When researchers from the National Energy Technology Laboratory (NETL) were working on the development of hydrogen fuel cells for cars, they turned to University of Pittsburgh research partners William “Buddy” Clark and Jeff Vipperman for help. And that was long before Pitt joined a multimilliondollar energy research consortium of universities in partnership with NETL. This partnership began nearly 10 years ago when researchers at NETL, based just outside of Pittsburgh, needed to figure out how to direct the right amount of compressed hydroge from a reservoir tank to multiple polymer electrolyte membrane fuel cells, each of which required different amounts of hydrogen at different times.
“They wanted valves on each [fuel cell], but there was no technology that would do that,” says Clark, a professor of mechanical engineering and material science at Pitt for the past 18 years.
The pair, working with a team of researchers from an NETL laboratory in Morgantown, W.Va., and funding from the agency, spent more than five years analyzing data, comparing options, designing a set of complex microvalves, and even conducting simulations and studying the controls. Clark says that the Pitt team worked on the valves, meeting with NETL researchers at least once a month to discuss the progress.
“We actually built a device, and they tested it on a fuel cell in their lab,” Clark says of the research partnershipnand the valves that became part of the much larger NETL project. “It was a very well-integrated project.”
But that was just the beginning of what would become a much longer-term relationship with the national research agency. Once the original valve development project was completed, NETL came back to the pair with another proposition.
“Now, let’s do something similar—but a whole lot harder,” Clark says, laughing. And they did. Adds Vipperman, associate professor of mechanical engineering and materials science and director of graduate studies: “This early work, I’m told, served as a model for our next project [and for the university consortium].”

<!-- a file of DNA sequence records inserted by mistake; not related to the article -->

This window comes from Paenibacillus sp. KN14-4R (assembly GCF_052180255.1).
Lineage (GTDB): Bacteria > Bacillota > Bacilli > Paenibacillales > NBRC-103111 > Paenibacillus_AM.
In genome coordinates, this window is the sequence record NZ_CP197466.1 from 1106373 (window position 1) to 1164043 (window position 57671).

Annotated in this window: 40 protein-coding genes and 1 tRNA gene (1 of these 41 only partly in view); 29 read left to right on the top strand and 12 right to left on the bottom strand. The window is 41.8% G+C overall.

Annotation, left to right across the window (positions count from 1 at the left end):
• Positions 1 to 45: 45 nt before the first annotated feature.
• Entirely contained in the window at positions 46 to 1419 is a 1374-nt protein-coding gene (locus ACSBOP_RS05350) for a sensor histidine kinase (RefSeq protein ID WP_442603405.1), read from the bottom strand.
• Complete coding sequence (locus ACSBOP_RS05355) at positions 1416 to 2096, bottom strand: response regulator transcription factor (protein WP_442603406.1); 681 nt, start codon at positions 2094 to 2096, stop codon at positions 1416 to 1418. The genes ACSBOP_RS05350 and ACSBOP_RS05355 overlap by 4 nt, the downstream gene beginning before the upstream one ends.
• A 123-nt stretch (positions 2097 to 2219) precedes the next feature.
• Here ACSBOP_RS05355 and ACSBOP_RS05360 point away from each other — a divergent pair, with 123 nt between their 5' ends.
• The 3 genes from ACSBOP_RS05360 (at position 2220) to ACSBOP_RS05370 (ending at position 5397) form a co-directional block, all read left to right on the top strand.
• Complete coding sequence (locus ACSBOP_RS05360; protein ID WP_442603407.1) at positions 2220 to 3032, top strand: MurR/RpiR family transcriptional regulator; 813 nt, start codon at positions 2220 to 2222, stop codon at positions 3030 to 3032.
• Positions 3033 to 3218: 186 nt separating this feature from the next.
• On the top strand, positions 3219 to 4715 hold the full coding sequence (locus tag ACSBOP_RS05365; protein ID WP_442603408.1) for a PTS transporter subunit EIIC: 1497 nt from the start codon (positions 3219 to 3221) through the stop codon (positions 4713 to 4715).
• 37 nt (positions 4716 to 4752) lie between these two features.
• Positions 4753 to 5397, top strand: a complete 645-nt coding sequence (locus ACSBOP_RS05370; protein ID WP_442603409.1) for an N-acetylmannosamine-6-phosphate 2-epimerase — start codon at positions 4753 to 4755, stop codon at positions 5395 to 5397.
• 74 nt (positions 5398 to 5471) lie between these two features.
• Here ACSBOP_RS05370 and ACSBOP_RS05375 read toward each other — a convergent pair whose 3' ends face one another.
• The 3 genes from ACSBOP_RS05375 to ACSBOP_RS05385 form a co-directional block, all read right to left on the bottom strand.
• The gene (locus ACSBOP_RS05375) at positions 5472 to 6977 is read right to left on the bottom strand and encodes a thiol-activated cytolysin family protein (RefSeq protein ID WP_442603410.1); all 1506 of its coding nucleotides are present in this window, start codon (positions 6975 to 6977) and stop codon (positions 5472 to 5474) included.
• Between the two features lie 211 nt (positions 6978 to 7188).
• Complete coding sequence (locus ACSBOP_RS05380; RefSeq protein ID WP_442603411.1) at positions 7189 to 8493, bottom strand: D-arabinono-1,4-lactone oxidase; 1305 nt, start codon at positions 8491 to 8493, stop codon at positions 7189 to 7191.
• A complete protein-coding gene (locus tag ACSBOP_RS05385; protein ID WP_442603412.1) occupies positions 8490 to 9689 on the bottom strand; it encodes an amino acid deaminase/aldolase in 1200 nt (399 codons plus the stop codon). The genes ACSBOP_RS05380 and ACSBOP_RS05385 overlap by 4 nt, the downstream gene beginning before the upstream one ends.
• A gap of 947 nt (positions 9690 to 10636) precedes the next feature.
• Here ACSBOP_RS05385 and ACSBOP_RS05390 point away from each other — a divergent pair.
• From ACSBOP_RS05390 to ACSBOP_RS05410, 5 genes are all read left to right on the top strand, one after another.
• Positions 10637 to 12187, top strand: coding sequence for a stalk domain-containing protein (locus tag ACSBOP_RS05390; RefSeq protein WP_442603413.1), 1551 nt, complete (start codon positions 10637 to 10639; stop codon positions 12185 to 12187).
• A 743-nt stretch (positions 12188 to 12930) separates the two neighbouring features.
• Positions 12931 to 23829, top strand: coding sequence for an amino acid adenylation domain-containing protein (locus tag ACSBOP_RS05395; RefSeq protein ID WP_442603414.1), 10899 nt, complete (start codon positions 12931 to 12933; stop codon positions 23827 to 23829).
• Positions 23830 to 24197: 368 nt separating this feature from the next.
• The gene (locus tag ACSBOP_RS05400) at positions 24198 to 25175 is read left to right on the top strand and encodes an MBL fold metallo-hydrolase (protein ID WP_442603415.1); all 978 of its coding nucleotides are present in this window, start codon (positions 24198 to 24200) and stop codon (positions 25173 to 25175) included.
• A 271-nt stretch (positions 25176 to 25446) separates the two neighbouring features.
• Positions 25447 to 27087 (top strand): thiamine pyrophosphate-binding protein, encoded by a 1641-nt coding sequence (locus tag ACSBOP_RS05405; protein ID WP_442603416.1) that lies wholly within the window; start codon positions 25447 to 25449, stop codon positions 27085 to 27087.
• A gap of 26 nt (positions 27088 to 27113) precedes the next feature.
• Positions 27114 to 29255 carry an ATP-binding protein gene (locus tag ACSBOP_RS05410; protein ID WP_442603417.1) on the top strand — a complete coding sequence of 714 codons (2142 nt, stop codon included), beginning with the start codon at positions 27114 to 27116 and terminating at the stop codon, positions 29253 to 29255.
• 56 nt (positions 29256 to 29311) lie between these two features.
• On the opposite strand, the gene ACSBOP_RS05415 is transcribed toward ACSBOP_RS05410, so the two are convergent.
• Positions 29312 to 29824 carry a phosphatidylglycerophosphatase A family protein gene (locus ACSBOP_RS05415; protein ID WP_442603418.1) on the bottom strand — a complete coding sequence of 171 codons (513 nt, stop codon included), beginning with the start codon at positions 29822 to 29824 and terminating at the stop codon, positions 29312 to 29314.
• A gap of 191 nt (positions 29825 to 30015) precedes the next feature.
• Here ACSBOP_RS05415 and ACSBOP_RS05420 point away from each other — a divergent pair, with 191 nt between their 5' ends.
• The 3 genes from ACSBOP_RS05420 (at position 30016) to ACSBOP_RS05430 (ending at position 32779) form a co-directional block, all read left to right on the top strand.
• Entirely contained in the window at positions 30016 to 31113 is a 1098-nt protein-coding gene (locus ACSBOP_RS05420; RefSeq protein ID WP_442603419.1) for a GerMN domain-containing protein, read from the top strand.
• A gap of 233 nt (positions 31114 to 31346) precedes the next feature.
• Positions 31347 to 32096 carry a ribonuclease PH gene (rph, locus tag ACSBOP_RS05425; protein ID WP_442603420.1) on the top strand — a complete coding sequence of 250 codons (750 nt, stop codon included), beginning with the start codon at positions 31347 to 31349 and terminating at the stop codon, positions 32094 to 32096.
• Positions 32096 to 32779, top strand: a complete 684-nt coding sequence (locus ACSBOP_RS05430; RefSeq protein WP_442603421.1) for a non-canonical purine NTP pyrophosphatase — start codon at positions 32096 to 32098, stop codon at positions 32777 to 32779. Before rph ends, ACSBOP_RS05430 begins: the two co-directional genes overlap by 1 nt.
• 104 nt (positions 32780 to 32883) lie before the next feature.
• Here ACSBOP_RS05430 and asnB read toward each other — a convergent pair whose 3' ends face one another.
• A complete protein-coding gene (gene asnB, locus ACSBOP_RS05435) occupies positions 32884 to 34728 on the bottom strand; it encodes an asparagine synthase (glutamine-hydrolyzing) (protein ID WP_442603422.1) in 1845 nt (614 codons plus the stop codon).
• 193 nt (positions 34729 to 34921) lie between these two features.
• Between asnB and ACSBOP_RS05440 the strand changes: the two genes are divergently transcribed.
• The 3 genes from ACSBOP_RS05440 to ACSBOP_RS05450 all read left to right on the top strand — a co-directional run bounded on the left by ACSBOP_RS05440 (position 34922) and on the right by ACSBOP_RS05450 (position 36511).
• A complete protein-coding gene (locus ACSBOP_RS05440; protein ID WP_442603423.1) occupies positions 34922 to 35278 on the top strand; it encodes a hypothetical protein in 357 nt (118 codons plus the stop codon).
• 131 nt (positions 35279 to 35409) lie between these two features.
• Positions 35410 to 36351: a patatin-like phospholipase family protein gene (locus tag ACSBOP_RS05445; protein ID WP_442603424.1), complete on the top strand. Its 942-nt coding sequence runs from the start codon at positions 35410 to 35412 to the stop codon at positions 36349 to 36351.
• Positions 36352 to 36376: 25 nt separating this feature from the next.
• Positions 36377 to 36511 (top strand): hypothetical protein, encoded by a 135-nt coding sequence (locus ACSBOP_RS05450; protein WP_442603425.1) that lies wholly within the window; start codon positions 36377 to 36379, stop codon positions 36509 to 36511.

The goal of the project, according to Vipperman, was to develop a valve system for gas turbines that would decrease emissions, control combustion instabilities, and provide fuel flexibility that would allow the turbines to burn conventional fuels such as methane as well as gases derived from coal, hydrogen, petrochemicals, cow manure, and switchgrass, among other fuel sources. The turbines, used by electric power plants, are larger than airplane turbines. He says that NETL required valve technology that could handle high temperatures, high pressure, and “extremely high bandwidth—higher than any valve technology that exists today.”
This time, Clark says, the Pitt team worked not only with NETL on the project but also with West Virginia University and Carnegie Mellon University. Pitt’s role, as in the initial project, was to develop valves that could rapidly adjust the fuel flow rate based on information obtained from a combustion sensor that had been developed by NETL.
“Our valve complements their sensor,” Vipperman says of the resulting technology developed by the Pitt team. The Office of Technology Management currently isworking with Clark and Vipperman, along with NETL, to commercialize the innovation.
Both Clark and Vipperman say they have worked well together in solving engineering problems that lead to the kinds of innovations that resulted from the NETL projects.
“I think one of the things that has helped our relationship is that Jeff is a really detail-oriented guy,” Clark says of Vipperman. “He’s much more focused on the details of the designs and specifications. He’s relentless. When he gets hold of a problem, he’s like a bulldog. He doesn’t let go until it’s solved.” Vipperman, meanwhile, describes Clark as an enigma. “He’s really laid back but gets things done. He’s amazingly creative and effective.”
George Klinzing, vice provost for research at Pitt and the catalyst for the bigger university-NETL consortium, says the Clark-Vipperman research partnership is a good model for the kinds of working research partnerships that help to elevate the University’s level of research excellence.
“They’re a great research team,” Klinzing says of Clark and Vipperman. “Their partnership has been great in developing a long-term and lasting relationship with NETL. It has provided a solid foundation for our much bigger research partnership commitment—and has led to some great innovations. That’s what these partnerships are all about.”